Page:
As much as we talk about energy efficiency and reducing carbon footprints, there are limits. Many businesses rely on driving, air travel, shipping and production for their core operations. They may be able to shave their pollution by, say, driving hybrid vehicles. But they can’t exactly call themselves “carbon neutral.”
So, another option: buying carbon offsets.
A whole collection of organizations has sprouted up in recent years encouraging small businesses to give money to support a renewable energy project or plant trees – and therefore offset some of the carbon dioxide they’re producing. More recently, airlines, utility companies and all sorts of companies have begun selling offsets to customers.
Sure, it costs money to buy the offsets. Some of the organizations offering them, however, are 501(c)(3) nonprofits, meaning your purchase may be tax deductible. And some businesses feel purchasing carbon offsets is a way to assure customers they are doing all they can to compensate for their pollution.
Here’s an example: Maryland-based Carbonfund.org touts itself as one of the leading carbon offset providers, with more than 1,700 businesses seeking its services. Businesses can use a calculator on its website to figure out their carbon emissions. Or, if they’re too busy or unable to do that, they can buy a package. A business with one to five employees, for example, can donate $350 to offset 35 metric tons of carbon dioxide produced annually. Carbonfund.org offers marketing materials so a business can promote its purchase of carbon offsets.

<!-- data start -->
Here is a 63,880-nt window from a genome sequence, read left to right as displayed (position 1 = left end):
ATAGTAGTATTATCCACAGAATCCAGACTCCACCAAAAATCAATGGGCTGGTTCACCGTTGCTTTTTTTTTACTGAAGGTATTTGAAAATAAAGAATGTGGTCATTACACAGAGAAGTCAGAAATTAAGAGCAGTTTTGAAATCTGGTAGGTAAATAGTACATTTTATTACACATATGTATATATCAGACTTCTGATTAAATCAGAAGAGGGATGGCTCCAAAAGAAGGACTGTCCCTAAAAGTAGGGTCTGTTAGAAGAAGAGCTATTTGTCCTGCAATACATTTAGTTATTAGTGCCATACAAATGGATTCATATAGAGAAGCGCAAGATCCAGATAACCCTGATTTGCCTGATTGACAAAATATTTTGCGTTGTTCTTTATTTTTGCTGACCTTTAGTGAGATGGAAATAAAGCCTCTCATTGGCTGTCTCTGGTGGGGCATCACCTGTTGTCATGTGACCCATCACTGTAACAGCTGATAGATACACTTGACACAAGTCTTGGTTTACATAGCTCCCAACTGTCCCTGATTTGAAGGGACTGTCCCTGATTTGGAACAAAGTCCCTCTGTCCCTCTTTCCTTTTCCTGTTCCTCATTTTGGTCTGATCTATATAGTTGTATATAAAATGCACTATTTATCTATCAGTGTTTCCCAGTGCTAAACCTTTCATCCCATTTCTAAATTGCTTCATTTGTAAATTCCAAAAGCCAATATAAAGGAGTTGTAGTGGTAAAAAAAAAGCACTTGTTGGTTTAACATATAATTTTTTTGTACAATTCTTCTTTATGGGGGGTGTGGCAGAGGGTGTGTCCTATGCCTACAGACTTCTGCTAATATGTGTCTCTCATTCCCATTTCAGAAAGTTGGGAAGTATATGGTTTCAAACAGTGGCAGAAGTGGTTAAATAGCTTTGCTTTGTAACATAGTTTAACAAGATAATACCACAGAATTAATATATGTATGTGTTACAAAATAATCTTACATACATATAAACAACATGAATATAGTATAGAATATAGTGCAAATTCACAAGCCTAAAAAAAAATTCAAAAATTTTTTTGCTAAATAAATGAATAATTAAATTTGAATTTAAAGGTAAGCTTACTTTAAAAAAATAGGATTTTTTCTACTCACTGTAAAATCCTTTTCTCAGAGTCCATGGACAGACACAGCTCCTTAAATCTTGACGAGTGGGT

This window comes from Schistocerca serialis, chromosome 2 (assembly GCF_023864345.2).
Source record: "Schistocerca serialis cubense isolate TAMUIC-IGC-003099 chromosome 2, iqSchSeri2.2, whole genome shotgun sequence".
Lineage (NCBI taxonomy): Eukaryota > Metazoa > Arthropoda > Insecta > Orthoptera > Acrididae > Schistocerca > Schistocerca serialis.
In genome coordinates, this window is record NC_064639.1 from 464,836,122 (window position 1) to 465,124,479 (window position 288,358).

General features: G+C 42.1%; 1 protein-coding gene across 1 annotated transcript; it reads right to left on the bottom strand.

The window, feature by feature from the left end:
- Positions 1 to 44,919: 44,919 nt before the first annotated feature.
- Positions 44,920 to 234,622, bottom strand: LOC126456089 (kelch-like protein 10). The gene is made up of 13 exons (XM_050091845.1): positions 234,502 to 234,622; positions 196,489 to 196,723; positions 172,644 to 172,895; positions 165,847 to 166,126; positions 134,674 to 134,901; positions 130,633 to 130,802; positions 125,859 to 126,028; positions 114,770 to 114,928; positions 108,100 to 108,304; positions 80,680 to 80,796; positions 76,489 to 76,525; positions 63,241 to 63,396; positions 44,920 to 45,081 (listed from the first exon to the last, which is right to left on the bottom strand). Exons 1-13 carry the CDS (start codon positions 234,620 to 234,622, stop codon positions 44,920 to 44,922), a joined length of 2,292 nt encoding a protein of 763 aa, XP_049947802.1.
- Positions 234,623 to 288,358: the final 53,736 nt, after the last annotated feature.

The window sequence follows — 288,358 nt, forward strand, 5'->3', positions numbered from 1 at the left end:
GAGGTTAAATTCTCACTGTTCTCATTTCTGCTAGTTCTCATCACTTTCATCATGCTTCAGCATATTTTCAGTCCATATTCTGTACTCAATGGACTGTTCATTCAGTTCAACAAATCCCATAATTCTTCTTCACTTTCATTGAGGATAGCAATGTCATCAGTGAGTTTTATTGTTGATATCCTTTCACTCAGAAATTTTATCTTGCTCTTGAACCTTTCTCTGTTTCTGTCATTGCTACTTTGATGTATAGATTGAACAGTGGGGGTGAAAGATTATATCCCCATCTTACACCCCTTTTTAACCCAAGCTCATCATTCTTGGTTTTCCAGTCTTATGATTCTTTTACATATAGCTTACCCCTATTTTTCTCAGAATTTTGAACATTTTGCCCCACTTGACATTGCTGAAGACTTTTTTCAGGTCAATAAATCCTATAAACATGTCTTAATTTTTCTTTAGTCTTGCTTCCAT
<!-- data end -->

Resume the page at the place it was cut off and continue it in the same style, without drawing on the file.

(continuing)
Other companies that sell offsets include TerraPass, Native Energy and Green Mountain Energy. The price of offsets typically ranges from $10 to $15 per metric ton of carbon emissions. Many offset sellers clearly outline their funded projects online and let buyers choose which project their offsets fund.
Should you do it? Buying carbon offsets not for everyone. Some businesses may feel their dollars are better spent on internal projects that lower their carbon footprint, such as buying LED light bulbs, rather than handing over money for an offset. And there have been news reports questioning whether offsets truly make a difference in reducing carbon emissions or if they’re just a way to make business owners feel less guilty.
If you do buy offsets, make sure you’re buying from a reputable organization. You can research nonprofit organizations using GuideStar.org. Also know what projects the money is going toward and what percentage is going toward carbon-offsetting projects versus administrative costs. Australian blogger Michael Bloch offers some good tips for how to vet an offset seller.
Have you bought offsets for your business? Do you feel they make a difference?